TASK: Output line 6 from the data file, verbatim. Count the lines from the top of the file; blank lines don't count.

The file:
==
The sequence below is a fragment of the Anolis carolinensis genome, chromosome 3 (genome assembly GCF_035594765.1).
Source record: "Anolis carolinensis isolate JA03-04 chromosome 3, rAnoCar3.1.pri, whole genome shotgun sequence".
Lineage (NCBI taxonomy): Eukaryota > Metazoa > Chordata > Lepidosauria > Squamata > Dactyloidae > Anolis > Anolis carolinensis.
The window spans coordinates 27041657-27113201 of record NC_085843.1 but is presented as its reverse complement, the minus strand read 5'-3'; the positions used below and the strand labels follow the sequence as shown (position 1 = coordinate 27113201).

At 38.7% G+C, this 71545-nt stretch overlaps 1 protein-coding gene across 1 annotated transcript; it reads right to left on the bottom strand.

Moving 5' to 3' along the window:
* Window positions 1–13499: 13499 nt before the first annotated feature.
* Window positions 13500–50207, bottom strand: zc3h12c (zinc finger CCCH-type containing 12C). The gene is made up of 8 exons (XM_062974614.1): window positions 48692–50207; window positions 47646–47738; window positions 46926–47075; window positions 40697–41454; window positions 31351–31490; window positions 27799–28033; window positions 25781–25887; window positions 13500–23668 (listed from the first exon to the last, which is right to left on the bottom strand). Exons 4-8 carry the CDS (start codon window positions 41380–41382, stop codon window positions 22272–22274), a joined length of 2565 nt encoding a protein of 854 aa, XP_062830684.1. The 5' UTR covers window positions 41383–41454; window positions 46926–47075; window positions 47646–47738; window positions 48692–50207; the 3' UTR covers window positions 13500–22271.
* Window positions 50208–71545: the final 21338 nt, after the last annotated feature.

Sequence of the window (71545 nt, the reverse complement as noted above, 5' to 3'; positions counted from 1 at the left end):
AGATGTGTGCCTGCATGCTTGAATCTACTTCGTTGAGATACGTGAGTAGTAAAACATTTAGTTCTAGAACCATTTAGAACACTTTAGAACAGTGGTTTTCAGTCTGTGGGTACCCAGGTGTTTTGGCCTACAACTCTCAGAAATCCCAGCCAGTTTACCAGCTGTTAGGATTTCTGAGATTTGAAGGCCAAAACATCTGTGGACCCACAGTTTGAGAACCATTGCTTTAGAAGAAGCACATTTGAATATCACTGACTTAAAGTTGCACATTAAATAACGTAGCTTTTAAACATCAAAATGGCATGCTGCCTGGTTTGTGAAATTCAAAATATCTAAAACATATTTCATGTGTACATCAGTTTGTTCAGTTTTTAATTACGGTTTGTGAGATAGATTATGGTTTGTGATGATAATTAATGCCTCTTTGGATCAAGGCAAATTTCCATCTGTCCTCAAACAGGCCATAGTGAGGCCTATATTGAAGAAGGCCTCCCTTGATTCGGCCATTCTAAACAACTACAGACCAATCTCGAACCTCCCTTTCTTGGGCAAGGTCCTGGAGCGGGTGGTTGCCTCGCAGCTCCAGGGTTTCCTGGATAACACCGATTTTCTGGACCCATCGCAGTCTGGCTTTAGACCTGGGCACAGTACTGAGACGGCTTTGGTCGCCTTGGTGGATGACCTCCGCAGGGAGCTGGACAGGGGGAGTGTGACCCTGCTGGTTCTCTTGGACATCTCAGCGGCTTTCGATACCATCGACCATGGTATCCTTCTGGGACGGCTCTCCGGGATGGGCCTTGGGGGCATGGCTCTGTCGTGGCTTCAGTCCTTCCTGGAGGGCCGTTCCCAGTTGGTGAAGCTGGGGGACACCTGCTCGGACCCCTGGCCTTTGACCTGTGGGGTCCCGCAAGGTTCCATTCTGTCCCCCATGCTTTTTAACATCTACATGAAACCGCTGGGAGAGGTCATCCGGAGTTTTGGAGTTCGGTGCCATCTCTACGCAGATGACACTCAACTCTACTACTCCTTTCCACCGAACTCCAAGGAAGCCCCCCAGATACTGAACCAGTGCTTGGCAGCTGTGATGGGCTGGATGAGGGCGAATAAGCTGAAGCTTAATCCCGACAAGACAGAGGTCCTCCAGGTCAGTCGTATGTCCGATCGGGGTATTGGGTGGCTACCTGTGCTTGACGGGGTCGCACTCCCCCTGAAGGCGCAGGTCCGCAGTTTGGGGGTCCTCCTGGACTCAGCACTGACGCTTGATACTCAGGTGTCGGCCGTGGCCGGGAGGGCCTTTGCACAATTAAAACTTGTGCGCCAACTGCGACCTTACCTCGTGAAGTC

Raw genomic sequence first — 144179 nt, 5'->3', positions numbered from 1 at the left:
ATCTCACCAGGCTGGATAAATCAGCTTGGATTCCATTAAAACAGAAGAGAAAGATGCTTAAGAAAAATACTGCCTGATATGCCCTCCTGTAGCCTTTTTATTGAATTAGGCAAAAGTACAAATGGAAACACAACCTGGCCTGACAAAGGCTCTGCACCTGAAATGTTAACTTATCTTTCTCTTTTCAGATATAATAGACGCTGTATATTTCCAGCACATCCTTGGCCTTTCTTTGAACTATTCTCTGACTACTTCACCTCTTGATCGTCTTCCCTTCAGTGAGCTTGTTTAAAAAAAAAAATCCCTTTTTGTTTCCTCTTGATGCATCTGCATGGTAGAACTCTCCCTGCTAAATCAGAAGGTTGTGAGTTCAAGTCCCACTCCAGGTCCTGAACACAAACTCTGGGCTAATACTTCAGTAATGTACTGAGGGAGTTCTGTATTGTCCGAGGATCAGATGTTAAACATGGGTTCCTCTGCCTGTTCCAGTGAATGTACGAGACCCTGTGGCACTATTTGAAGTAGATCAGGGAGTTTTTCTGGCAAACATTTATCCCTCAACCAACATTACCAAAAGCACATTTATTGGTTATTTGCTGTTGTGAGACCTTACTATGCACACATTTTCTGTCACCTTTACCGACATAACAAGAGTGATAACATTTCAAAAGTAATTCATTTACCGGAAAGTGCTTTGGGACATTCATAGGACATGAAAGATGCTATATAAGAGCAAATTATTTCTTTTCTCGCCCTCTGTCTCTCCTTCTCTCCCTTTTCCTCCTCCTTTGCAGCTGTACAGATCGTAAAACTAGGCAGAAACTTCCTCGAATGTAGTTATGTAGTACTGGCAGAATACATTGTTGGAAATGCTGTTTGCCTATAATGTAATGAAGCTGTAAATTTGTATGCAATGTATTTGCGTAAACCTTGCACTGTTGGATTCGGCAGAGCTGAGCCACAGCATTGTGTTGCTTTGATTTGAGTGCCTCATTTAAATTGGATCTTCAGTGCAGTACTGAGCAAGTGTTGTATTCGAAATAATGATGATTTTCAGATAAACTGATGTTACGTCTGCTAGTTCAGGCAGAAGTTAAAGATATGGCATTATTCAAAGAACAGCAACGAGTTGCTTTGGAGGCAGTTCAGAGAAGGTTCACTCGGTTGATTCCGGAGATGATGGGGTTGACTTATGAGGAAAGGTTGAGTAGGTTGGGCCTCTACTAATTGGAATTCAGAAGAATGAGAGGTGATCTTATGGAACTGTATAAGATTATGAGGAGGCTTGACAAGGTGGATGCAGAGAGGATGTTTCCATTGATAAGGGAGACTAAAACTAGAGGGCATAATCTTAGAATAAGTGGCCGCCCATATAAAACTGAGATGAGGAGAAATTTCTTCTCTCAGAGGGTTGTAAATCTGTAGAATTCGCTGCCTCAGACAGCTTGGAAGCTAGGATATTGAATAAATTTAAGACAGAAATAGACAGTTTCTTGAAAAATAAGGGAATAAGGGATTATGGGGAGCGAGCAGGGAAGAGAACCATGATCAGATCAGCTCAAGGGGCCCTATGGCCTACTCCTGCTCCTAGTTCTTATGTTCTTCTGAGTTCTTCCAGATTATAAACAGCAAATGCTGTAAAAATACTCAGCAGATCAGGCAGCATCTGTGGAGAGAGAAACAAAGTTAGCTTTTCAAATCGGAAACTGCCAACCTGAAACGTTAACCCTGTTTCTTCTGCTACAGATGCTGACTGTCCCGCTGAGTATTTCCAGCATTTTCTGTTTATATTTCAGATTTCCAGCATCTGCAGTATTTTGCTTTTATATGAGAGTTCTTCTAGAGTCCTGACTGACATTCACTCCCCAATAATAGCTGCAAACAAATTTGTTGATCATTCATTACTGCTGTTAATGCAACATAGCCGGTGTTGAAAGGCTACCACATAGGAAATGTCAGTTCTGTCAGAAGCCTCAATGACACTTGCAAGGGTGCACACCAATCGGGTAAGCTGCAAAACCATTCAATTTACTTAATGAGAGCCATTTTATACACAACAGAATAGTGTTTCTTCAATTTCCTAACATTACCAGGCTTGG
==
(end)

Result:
Moving 5' to 3' along the window: